Although the presence of Miocene fossils are known in the Ebro Basin since the mid-nineteenth century, there are still few published studies. Sabadell paleontologist Miquel Crusafont unveiled two new sites, Tudela I and Tudela II, during the 60s of last century and in the early 90s more localities were discovered near Tudela and in other areas of the Bardenas Reales of Navarra. Since then, the number of excavations and prospections has been increasing, and in recent years numerous remains of vertebrates such as fish, amphibians, reptiles, birds and mammals have been found.
During the decades of 1990 and 2000, a multidisciplinary team of paleontologists and geologists from different Spanish centers began an extensive research in the area of the Bardenas Reales, in the Tudela Formation, in order to make a detailed biostratigraphic study. The latest results of this study were recently published in two papers, one in the Journal of Iberian Geology and the other in the Bulletin of Geosciences. Marc Furió, one of the few Europpean experts in fossil insectivores, is the ICP researcher that participates in this research.The work has documented seven new localities from the Lower Miocene, about 20 million years ago, and two from the Middle Miocene, about 16 million years ago. All these deposits configure a continuous stratigraphic context during an important part of the Miocene in the Tudela Formation, allowing a more precise dating of the vertebrate fossil findings in the area and the development of detailed comparative studies with other areas of the Spain.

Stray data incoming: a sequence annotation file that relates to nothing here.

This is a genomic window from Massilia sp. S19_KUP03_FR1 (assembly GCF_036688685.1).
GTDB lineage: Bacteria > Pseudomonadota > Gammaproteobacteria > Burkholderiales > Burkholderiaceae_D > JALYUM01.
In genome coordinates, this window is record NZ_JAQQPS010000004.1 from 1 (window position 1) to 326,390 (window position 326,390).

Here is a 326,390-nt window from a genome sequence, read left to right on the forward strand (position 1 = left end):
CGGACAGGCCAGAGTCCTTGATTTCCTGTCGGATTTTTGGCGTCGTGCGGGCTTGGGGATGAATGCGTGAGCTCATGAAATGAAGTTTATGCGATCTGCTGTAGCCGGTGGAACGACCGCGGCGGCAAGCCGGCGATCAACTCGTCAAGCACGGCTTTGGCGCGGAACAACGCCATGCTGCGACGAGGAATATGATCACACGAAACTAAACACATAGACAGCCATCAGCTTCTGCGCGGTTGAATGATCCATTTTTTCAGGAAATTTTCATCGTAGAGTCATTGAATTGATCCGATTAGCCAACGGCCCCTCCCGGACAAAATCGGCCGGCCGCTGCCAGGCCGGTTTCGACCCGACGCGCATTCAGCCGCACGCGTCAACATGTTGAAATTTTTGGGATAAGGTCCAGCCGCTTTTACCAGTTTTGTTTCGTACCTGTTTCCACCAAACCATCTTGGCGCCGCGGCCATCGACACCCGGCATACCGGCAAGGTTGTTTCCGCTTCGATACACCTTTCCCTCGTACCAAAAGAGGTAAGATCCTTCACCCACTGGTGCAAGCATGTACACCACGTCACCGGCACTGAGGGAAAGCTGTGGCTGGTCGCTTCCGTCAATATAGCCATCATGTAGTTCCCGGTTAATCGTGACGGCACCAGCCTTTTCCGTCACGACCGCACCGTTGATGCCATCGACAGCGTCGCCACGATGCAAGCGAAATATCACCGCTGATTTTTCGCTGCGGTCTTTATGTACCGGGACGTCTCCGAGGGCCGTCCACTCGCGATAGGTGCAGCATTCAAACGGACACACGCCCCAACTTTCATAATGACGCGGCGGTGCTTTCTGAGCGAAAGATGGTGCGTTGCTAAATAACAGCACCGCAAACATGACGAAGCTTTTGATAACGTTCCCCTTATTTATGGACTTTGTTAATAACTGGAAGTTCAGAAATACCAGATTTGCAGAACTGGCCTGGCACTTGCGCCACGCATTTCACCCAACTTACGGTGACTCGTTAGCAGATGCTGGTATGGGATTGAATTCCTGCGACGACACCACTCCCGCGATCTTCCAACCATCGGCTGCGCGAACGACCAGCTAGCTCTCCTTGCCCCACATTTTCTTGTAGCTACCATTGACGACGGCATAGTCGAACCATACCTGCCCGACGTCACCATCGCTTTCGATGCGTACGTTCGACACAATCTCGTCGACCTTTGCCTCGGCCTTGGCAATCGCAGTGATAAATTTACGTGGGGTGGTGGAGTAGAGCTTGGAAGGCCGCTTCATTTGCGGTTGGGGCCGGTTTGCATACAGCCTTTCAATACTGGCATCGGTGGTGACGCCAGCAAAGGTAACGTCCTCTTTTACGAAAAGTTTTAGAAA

The Lower Miocene deposits reflect the richness and diversity of the glirid faunas, one of the rodent families – dormice are the extant representatives- of those more ancient fossil remains are known. It is also worth to note the absence of Cricetidae, the rodent family that includes extant hamsters, and that is indicative of a time during the early Miocene when these small mammals mysteriously disappeared during a couple of million years throughout Europe.
This moment is perhaps the darkest of the Miocene in the Iberian Peninsula. For this reason, any information about what happened between 22 and 17 million years ago, the initial period, is of great importance. The further we go back in time, the more diluted are the fossil faunas of the Lower Miocene. With these new studies that combine paleontology, geology and paleomagnetism, we have just started to establish the pillars that will allow a better dating of the geological levels of this time period based on their faunal content.
+ info Ruiz-Sánchez, F.J., Murelaga, X., Freudenthal, M., Larrasoana, J.C,, Furió, M., Garcés, M., González-Pardos M., Suárez-Hernando, O. (2013). Micromammalian faunas from the Middle Miocene (Middle Aragonian) of the Tudela Formation (Ebro Basin, Spain) Bulletin of Geosciences 88(1): 131-152.+ info Ruiz-Sánchez, F.J., Murelaga, X., Freudenthal, M., Larrasoaña, J.C., Furió, M., Garcés, M., González-Pardos, M. & Suárez-Hernando, O. (2012). Rodents and insectivores from the Lower Miocene (Agenian and Ramblian) of the Tudela Formation (Ebro Basin, Spain). Journal of Iberian Geology 38(2): 349-372.